Brian Thevenot: The Textbook Myth

Roundup: Media's Take

[Brian Thevenot spent a dozen years at The Times-Picayune of New Orleans, most recently as special projects editor.]

As the furor over the State Board of Education’s ideological rewriting of social studies standards has exploded nationally in recent weeks, a primary narrative has emerged: that whatever 15 politicians in Texas (or at least the rightest-leaning half of them) decide will be published in textbooks nationwide for years to come.

That fear has already stoked a political backlash: One California state senator is drafting legislation to keep any hint of the Texas version of U.S. history out of California textbooks. “The de-emphasis on civil rights in so many areas — reducing the scope of Latino history, especially in a state like Texas — is just mind-boggling,” said Adam Keigwin, chief of staff for San Francisco Democrat Leland Yee.

But Yee and his liberal-to-moderate contemporaries in other states need not fret, textbook industry experts say. Though Texas has been painted in scores of media reports as the big dog that wags the textbook industry tail, that’s simply no longer true — and will become even less true in the future, as technological advances and political shifts transform the marketplace, said Jay Diskey, executive director of the Association of American Publishers. Diskey calls the persistent reports of Texas dominating the market an “urban myth.” Yet the myth persists....

Texas, like many other states, still operates with an “iron triangle” of standards, textbooks and tests, said Gloria Zyskowski, deputy associate commissioner for student assessment for the Texas Education Agency. After the state board completes its work on the standards, expected in May, teams of teachers will scour them to identify “critical” concepts that will appear in test questions. Those will include about 60 percent of the standards, Zyskowski said. And test questions will be developed from those critical components.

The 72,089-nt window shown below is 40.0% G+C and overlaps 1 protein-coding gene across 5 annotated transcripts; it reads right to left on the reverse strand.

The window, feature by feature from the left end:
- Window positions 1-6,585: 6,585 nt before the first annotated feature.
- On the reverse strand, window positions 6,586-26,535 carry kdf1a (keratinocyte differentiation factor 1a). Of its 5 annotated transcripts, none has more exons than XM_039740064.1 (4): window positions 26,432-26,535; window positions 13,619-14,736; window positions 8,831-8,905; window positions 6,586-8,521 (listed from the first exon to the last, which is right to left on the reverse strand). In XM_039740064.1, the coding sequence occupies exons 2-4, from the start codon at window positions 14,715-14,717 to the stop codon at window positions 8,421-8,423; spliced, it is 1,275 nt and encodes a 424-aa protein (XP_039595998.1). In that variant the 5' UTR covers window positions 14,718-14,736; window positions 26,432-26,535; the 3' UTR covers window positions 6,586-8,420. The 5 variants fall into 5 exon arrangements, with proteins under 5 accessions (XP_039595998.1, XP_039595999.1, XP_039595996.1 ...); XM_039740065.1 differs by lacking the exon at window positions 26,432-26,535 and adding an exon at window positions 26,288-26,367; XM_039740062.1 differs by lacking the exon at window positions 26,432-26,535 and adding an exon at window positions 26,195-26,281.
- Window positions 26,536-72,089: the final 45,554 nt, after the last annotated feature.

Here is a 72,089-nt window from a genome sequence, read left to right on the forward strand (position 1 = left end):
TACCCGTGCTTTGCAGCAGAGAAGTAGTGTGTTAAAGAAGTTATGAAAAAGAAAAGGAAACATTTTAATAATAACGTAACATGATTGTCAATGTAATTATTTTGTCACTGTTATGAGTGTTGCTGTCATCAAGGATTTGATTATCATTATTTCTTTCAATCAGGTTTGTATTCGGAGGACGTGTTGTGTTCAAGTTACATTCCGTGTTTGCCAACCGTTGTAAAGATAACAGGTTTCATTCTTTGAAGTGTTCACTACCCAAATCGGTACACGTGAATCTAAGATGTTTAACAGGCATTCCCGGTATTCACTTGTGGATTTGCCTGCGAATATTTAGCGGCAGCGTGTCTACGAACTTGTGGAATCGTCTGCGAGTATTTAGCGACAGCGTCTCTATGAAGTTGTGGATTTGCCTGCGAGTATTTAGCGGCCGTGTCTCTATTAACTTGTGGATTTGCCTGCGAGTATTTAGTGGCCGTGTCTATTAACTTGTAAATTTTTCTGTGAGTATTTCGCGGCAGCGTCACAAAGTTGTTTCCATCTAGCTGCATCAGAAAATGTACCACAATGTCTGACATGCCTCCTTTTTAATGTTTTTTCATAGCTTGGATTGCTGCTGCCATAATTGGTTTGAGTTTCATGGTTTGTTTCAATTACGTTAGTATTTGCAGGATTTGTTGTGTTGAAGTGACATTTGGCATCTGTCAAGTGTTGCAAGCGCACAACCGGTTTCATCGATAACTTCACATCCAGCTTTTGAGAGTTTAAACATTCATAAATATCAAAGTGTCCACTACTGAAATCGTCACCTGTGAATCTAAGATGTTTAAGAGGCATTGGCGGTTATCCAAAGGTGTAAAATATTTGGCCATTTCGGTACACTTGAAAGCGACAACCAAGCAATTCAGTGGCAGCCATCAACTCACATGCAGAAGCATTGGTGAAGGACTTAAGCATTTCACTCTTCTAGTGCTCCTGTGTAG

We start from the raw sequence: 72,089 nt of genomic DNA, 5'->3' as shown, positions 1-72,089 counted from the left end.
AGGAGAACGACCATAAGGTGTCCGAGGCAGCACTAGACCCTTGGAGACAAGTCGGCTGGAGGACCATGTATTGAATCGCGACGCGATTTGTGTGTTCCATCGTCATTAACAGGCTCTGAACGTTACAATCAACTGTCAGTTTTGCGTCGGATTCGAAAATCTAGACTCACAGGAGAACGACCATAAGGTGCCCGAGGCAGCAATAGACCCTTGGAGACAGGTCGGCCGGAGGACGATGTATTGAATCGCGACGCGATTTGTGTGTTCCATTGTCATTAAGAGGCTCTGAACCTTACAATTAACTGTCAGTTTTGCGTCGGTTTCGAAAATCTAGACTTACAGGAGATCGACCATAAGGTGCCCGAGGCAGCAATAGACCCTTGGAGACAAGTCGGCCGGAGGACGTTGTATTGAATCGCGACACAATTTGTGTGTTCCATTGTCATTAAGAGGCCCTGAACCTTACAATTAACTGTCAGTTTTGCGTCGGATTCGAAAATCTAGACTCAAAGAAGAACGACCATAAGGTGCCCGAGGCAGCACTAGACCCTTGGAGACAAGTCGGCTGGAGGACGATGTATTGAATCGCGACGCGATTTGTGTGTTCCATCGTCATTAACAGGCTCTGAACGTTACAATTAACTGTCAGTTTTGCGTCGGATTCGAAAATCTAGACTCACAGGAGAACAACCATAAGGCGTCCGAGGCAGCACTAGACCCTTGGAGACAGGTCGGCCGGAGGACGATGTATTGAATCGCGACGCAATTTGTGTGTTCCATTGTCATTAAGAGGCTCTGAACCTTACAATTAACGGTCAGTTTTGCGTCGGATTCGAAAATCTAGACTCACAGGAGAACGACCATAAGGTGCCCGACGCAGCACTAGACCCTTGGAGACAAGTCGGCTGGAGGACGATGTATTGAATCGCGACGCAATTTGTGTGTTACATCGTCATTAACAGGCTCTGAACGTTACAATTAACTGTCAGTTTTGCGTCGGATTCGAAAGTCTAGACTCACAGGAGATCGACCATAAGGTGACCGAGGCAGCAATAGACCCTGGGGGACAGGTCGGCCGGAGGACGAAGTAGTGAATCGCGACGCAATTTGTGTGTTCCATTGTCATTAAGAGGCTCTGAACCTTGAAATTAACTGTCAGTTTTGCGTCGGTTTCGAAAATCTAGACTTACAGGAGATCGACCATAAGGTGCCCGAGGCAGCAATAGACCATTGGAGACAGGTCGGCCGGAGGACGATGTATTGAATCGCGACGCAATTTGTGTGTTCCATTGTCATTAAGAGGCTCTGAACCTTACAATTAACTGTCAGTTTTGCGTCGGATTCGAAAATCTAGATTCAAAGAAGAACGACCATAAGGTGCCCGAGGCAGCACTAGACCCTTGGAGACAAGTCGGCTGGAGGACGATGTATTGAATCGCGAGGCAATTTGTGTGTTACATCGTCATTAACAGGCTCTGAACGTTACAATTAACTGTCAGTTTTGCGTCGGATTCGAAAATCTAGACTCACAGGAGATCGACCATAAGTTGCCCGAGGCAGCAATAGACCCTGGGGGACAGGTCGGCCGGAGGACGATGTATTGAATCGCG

But despite the heated, word-by-word editing battles among state-board politicians, it's not so clear how much of the hot-blooded ideology reflected in the current standards draft will get translated into test questions or included in the manner that board social conservatives might prefer. Many of the standards that drew the most heat on the board seemed to call for value judgments — judgments not easily or even desirably turned into test questions.

Consider the civil rights standard, proposed by conservative firebrand Don McLeroy, R-Bryan, that sought to praise Martin Luther King and denigrate more “adversarial” civil rights figures: “analyze the effectiveness of the adversarial approach taken by some civil rights groups, such as the Black Panthers, versus the philosophically persuasive tone of Dr. Martin Luther King’s ‘I have a Dream’ speech, and his letter from the Birmingham Jail.”

It’s not like that will translate into a test question reading: “Martin Luther King’s approach was more productive than that of the Black Panthers. True or false?” Standards that start with verbs like “explain” and “analyze” — including many of the most controversial — can’t easily be written into multiple-choice test questions, the only kind that appear on state social studies exams, Zyskowski said. And for that reason, they often get thrown out entirely, judged not “critical.”...

Eric Foner, a historian and professor at Columbia University, wrote one of the most popular U.S. History textbooks in the country, Give me Liberty! It’s used mostly in colleges, but also in many high schools, often in Advanced Placement courses. Foner recently appeared on the Colbert Report’s satirical take on Texas history standards. In an interview later, he called many of the changes “absurd.”

“No self-respecting historian would change their version of U.S. History just because the Texas school board says so,” he said.

But that’s the thing: Most history textbooks are not written by historians, self-respecting or otherwise. Foner's book, a cohesive narrative researched and written by one scholar, is the exception. Most elementary and secondary texts are written by committees of a dozen or more writers, hired hands who don’t own their work, and can’t object to any changes multiple publishing house editors make in order to appease whichever politicians or bureaucrats control the millions being spent. They are cooked quickly and to order, pressed together from hundreds of standards that reflect, in many ways, the lowest common denominator of thousands of opinions. They are, in short, the chicken nuggets of the literary world.

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